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Thanks for the feedback I really appreciate it! Thoughts inline. Two meta points though: 1) I don't have much free time so bigger changes may take a while :) 2) This is already a pretty big wall of controls, so I want to be cautious about adding more, since I suspect that many people will feel compelled to accurately fill out every input on the panel, and that gets to be a lot of work :)

  1. I'll take a look at this. May not be something I can easily fix though, and I haven't observed it myself. What's the error and and how exactly do you reproduce it?
  2. Hmm so it renders differently on a mac. That long string is gross, but it's also the only way that I know of to summarize the state of the plugin on the active plugins list and that seems useful. Believe or not I played with a bunch of different ways of writing that string out, trying to find something that was as short as possible while still being at least kindof readable. Are you saying you'd rather the title not have the information about the current winds? Or do you have a different idea about how to render all the information as a compact string? I'd love to hear clever ideas about how else to write this all out as a summary in as little space as possible.
  3. Good point, I'll play with this. The reason for the current ordering is that in many cases folks may just want to keep it simple and play with only the speeds, so I made speed the first column. As i'm thinking about it, altitude is a kind of "label" for the row, so it should probably be first. Open question as to whether it's then better to have speed next (since that's the variable that people care about more) or direction (since that's the order from windyty).
  4. Adding more layers is easy, how many do you want? I added enough to get to my local ceiling :). I thought about adding more, but decided that it might not be obvious you don't need to set them all (or that you can change all the subsequent wind layers to some dummy high altitude by making one layer a very high altitude), so I worried it would make the UI more confusing for users. It also means that the summary/title is going to get even grosser!
  5. I'm not sure how useful pressure will be, do you mean you want to be able to say that pressure at a given altitude is different than expected? After all, OpenRocket already does (if I understand correctly) model the pressure decreasing as the rocket rises. I'm not sure whether that adjustment is fed into descent rates, but if it isn't now then it is unlikely to be used if I'm updating the pressure on the fly, and the more controls I add the more confusing it gets to use.
1. It happens every time I take a simulation that doesn't have the plugin and add the plug in to the simulation.
2. Personally I consider the data too complicated to be worth displaying. Also it's not in the same units. If you wanted to keep it say I'd limit it to the first layer. The other thing it does is on the simulation edit screen it makes you scroll across the plugin box to get to the edit screen.
4. I don't think this is an issue as the screen copies down the data from the line before. People will simply add data till they reach their max altitude.
5. Ok thinking about it, pressures effects speed of sound, effects force due to drag. Not sure if there are others but I believe pressure will be the most important.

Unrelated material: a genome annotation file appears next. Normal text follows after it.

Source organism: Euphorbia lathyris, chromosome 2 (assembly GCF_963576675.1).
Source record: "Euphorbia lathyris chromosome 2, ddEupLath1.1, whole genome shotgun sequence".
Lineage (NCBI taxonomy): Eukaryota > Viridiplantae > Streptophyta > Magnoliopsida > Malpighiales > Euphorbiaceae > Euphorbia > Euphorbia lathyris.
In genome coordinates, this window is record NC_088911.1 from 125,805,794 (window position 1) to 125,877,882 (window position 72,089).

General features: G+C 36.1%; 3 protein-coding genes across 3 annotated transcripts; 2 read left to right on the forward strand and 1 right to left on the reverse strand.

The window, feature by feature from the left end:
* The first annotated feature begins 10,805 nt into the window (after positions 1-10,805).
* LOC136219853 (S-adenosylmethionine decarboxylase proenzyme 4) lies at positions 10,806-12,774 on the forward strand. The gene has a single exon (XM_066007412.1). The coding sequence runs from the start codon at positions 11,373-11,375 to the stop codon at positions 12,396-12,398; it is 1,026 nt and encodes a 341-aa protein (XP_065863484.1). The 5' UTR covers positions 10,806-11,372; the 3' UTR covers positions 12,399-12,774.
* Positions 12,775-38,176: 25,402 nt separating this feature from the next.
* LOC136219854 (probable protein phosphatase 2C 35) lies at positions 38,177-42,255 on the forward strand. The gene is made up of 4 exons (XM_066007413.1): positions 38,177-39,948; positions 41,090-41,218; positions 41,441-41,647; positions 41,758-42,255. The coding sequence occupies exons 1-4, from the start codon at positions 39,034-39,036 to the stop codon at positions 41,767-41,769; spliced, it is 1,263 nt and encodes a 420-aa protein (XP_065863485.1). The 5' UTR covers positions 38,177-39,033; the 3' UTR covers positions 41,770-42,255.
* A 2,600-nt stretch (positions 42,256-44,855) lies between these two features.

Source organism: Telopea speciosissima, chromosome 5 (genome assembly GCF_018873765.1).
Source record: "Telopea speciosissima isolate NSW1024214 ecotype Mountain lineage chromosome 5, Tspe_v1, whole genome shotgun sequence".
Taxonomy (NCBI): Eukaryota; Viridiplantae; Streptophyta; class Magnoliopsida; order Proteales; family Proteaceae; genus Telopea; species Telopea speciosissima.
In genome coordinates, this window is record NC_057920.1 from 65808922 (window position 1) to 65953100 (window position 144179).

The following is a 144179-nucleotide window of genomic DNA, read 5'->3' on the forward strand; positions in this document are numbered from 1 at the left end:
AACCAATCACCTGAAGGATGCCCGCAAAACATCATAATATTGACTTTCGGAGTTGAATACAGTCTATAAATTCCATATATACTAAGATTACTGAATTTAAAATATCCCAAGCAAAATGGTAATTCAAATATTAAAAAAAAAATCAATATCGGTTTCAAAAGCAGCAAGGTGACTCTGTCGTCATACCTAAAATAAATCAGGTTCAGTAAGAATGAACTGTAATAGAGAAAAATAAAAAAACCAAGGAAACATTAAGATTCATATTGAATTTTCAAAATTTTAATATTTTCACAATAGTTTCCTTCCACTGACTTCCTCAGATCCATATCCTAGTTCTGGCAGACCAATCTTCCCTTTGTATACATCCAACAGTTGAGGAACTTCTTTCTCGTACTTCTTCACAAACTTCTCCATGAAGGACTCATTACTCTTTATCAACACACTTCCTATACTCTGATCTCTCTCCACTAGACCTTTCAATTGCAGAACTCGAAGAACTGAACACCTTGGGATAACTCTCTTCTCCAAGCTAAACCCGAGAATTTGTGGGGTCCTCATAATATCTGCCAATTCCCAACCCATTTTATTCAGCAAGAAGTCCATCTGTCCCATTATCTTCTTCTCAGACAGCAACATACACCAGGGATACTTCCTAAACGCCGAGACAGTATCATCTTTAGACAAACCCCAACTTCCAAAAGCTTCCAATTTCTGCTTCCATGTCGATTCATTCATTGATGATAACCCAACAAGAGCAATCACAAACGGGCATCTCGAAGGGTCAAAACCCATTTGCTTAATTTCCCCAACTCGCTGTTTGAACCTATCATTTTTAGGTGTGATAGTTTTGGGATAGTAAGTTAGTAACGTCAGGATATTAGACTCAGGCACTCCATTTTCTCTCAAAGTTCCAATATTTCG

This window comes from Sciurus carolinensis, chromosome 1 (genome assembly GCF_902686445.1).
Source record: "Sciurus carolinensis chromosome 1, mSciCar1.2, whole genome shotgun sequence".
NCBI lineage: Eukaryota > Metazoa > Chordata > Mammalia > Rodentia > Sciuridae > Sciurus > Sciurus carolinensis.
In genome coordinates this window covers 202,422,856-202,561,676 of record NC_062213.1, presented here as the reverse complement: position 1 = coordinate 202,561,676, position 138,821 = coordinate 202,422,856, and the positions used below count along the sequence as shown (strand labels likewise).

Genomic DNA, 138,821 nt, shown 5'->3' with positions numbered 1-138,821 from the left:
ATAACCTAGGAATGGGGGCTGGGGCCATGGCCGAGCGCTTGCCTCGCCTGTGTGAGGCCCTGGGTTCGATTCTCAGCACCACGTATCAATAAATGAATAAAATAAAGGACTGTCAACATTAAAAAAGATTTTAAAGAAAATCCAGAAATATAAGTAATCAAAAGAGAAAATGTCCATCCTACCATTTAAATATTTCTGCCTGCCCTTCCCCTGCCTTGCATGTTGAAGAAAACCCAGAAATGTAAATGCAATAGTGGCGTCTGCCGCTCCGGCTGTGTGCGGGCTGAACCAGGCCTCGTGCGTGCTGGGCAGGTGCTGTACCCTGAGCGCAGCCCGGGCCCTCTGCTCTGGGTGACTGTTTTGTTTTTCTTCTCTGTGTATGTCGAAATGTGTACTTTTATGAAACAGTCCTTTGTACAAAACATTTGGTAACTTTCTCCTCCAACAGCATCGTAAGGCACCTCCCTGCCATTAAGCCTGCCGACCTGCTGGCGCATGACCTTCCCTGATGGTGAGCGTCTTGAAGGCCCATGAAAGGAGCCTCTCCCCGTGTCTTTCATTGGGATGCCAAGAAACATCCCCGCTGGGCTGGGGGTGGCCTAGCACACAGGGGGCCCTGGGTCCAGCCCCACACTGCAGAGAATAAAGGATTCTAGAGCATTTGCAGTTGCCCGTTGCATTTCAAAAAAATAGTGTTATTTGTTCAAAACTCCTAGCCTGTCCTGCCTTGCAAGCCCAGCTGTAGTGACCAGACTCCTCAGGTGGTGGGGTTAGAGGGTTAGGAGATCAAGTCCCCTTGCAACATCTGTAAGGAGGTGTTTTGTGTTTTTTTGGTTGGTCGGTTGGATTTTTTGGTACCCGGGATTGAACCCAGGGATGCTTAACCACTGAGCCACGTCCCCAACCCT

Voyager1

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Well done Sam. This is a much-needed improvement to an already great piece of software.
John
 

Voyager1

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There is a sign change when the lateral direction passes through +180 degrees. It appears that lateral direction is output as 0 to +/- 180 degrees, not 0 to 359 degrees. Is that the intention?

___________________________________________________________
TRA #14574
ARA #64, L2
 

rocketsam2016

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There is a sign change when the lateral direction passes through +180 degrees. It appears that lateral direction is output as 0 to +/- 180 degrees, not 0 to 359 degrees. Is that the intention?

___________________________________________________________
TRA #14574
ARA #64, L2
Are you referring to what you see if you make a plot of lateral direction? The rest of my response assumes that is what you are talking about. I actually hadn't seen that plot option before (face palm). Now that I'm looking at it:

(a) I believe that seeing negative there should be fine (all the math should work with negative angles and positive angles but I'll double check that)

but (b) it looks to me like that plot may not be correctly implemented (in a way that has nothing to do with my plugin). Try the following: make a simulation without my plugin with the wind set to 90degrees and the launch angle set to vertical. That means a wind coming from the east. We expect a rocket in this wind to travel towards 90degrees (to the east) because of weathercocking on the way up, but then towards -90degreees (or 270 degrees, aka to the west) as it drifts down. You can see that it does this in the ground track plot:
groundtrack.jpeg
However, if you plot the "lateral direction" vs time, it shows it moving towards 0degrees during boost and towards -180degrees during drift:
lateraldirection.jpeg
I don't have time now to find the implementation of this plotting function in the openrocket code though I'll look this weekend. I'm 99% sure though that this is a place where they failed to stick with the convention that 0degrees is north. It's an easy mistake to make - traditionally in mathematics 0 degrees corresponds to "east" (i.e. along the positive x axis), so presumably they area using the standard math implementation of converting vectors to angles rather than the compass versions. I'm pretty confident this is what is going on since I made the same mistake myself at first in my plugin :)

So in summary, this shouldn't have any bearing on the correctness of the plugin, and you can even use the "lateral direction" plot (with or without my plugin) as long as you convert from polar coordinate angles to compass directions in your head :)